I would say on this point of leaks, I mean, again, as we so often do when Bob and I have these debates, I will admit all of Bob's facts, but I will add some others and note some gaps. So yes, Congress has had a problem with leaks. The number of leaks and the severity of leaks that have come out of the Executive Branch just dwarf those of the United States Congress. And part of that is kind of a max favor point. It's just mass and scale. The Executive Branch is just so much larger that Congress, so many more people, so many more secrets, all of that stuff. And it leaks constantly.
I think some of the leaks we've seen during this administration from the intelligence community I think should concern a lot of folks, but this stuff has been going on for a very, very long time with low level people being reckless and high level people in administrations of both parties leaking classified information to journalists or whoever else to serve their own political, or personal, or bureaucratic interests. So it's just a massive problem, and we need some systemic focus on that.
I will stop for right now, but I just have to say one thing. On the originalist evidence, it's such an interesting and fun area to study and obviously, the President has had a really important role. Congress, however, there's a lot of originalist evidence about Congress doing very, very detailed management of all aspects of the national security operations with the exception -- they didn't write a Classified Information Act during those first congresses, but Congress did do things such as impose restrictions on the ability of the Executive Branch on the latitude of the President to wage the undeclared Naval war with France. The Little v. Barreme case came out of that which basically sided with statute.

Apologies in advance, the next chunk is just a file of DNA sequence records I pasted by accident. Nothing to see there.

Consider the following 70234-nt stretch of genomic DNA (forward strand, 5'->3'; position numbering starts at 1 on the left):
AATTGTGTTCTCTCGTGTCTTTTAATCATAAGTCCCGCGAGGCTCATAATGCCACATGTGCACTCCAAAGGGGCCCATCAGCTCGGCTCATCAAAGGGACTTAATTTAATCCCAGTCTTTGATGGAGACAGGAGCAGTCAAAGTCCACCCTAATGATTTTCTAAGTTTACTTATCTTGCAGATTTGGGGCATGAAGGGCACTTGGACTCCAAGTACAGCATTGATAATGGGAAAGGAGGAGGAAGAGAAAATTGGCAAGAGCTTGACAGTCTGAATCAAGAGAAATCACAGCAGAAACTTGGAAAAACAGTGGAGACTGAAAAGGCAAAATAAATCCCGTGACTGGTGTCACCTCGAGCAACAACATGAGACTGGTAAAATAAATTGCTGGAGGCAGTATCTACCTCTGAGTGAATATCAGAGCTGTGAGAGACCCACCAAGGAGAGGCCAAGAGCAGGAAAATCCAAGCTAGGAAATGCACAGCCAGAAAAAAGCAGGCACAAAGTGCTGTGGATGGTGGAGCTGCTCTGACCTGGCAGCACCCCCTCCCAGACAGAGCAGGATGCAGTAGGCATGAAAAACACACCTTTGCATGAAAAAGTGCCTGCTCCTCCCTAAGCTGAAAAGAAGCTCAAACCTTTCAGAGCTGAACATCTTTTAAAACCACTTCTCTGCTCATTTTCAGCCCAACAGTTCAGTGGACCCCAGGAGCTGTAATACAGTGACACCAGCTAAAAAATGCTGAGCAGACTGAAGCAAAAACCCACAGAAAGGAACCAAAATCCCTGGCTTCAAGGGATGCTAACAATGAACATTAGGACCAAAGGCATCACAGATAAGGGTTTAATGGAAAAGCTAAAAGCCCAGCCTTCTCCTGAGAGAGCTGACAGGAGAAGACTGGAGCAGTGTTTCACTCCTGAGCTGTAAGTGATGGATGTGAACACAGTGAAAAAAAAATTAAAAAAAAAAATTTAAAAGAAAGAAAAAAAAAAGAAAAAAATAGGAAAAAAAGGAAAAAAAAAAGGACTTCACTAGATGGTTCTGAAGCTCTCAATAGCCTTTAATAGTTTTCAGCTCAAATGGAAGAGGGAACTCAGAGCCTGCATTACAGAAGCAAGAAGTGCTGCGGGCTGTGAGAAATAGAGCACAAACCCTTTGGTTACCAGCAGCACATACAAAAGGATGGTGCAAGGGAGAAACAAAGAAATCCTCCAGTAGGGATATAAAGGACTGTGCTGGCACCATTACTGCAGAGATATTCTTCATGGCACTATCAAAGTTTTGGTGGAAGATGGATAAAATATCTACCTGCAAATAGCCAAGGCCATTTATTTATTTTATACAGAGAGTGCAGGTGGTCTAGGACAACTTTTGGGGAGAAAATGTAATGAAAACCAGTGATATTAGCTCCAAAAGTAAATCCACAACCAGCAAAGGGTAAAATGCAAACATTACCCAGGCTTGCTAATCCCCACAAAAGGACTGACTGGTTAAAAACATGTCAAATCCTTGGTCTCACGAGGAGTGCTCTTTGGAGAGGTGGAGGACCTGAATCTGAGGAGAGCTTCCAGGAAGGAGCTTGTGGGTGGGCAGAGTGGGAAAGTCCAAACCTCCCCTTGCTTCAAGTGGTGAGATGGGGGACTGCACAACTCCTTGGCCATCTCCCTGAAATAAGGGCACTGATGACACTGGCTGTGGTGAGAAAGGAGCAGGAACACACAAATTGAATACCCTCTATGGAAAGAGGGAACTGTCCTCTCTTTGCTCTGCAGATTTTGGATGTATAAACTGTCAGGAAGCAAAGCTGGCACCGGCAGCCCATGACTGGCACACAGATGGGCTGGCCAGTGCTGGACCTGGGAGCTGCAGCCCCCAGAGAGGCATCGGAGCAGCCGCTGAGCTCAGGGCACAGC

And not a lot of people are aware of this, but I came to understand this as I wrote my article that I mentioned. Congress managed the United States Armed Forces in such detailed fashion that it literally legislated the menu aboard ship, about when there was fish, when there was meat, what day, the armaments, exquisitely regulated and detailed the number horses in this unit and that. So the originalist evidence, I think, is ultimately indeterminate, but it does come around, I think, to the proposition of shared power over national security. And I would certainly extend that in our current moment to the security clearance issue.
Hartmann Young: Great. Thank you, professor. I see we're at about an hour. Before we go, I do want to thank Paul Khoury for his kind words about our friend, Bill Colwell. Certainly want to thank Wesley Hodges for setting this up, and certainly thank Professor Dakota Rudesill and Robert Turner for presenting their views on security clearances. I'll turn it over to you, Wesley, to see if we have other questions. Otherwise, I guess we will break.
Wesley Hodges: We have a very attentive audience, but no questions from the audience. So Hartmann, I think that might be a wrap. Do you have anything additional that you'd like to say?
Hartmann Young: I just wanted to thank everybody for their participation and their work in putting this teleforum together in honor of our friend, Bill Colwell. Thank you.
Wesley Hodges: Thank you, Hartmann, for all your work, and for all the panelists. Everyone, on behalf of The Federalist Society, I would like to thank our experts for the benefit of their very valuable time and expertise. We welcome all listener feedback by email at firstname.lastname@example.org. Thank you all for joining today. This call is now adjourned.